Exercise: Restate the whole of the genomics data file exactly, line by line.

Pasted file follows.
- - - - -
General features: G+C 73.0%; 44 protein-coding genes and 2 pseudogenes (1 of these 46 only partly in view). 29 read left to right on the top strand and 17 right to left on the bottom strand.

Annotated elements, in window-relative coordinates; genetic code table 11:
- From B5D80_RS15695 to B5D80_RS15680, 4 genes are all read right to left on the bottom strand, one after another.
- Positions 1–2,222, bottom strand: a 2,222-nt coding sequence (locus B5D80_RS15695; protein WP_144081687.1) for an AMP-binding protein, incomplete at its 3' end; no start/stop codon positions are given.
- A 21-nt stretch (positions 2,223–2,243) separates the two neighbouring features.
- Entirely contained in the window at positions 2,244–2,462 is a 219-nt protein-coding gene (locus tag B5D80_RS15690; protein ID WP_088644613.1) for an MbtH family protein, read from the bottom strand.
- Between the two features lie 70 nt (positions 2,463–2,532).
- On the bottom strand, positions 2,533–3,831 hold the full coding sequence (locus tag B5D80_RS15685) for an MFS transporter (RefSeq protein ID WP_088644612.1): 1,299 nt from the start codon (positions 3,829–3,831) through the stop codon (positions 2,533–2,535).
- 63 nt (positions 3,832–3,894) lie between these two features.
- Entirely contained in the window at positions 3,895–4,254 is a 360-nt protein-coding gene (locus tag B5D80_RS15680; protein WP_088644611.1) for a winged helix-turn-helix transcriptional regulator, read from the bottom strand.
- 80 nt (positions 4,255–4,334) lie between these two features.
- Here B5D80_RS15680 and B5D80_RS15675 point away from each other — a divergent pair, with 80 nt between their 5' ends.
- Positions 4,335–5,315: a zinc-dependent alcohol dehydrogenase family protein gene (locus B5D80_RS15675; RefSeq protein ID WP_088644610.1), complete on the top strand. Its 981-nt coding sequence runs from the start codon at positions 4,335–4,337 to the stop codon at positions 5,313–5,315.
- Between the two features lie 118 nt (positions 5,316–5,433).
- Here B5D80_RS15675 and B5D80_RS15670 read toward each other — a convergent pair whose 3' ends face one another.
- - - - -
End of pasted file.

General features: G+C 73.0%; 44 protein-coding genes and 2 pseudogenes (1 of these 46 only partly in view). 29 read left to right on the top strand and 17 right to left on the bottom strand.

Annotated elements, in window-relative coordinates; genetic code table 11:
- From B5D80_RS15695 to B5D80_RS15680, 4 genes are all read right to left on the bottom strand, one after another.
- Positions 1–2,222, bottom strand: a 2,222-nt coding sequence (locus B5D80_RS15695; protein WP_144081687.1) for an AMP-binding protein, incomplete at its 3' end; no start/stop codon positions are given.
- A 21-nt stretch (positions 2,223–2,243) separates the two neighbouring features.
- Entirely contained in the window at positions 2,244–2,462 is a 219-nt protein-coding gene (locus tag B5D80_RS15690; protein ID WP_088644613.1) for an MbtH family protein, read from the bottom strand.
- Between the two features lie 70 nt (positions 2,463–2,532).
- On the bottom strand, positions 2,533–3,831 hold the full coding sequence (locus tag B5D80_RS15685) for an MFS transporter (RefSeq protein ID WP_088644612.1): 1,299 nt from the start codon (positions 3,829–3,831) through the stop codon (positions 2,533–2,535).
- 63 nt (positions 3,832–3,894) lie between these two features.
- Entirely contained in the window at positions 3,895–4,254 is a 360-nt protein-coding gene (locus tag B5D80_RS15680; protein WP_088644611.1) for a winged helix-turn-helix transcriptional regulator, read from the bottom strand.
- 80 nt (positions 4,255–4,334) lie between these two features.
- Here B5D80_RS15680 and B5D80_RS15675 point away from each other — a divergent pair, with 80 nt between their 5' ends.
- Positions 4,335–5,315: a zinc-dependent alcohol dehydrogenase family protein gene (locus B5D80_RS15675; RefSeq protein ID WP_088644610.1), complete on the top strand. Its 981-nt coding sequence runs from the start codon at positions 4,335–4,337 to the stop codon at positions 5,313–5,315.
- Between the two features lie 118 nt (positions 5,316–5,433).
- Here B5D80_RS15675 and B5D80_RS15670 read toward each other — a convergent pair whose 3' ends face one another.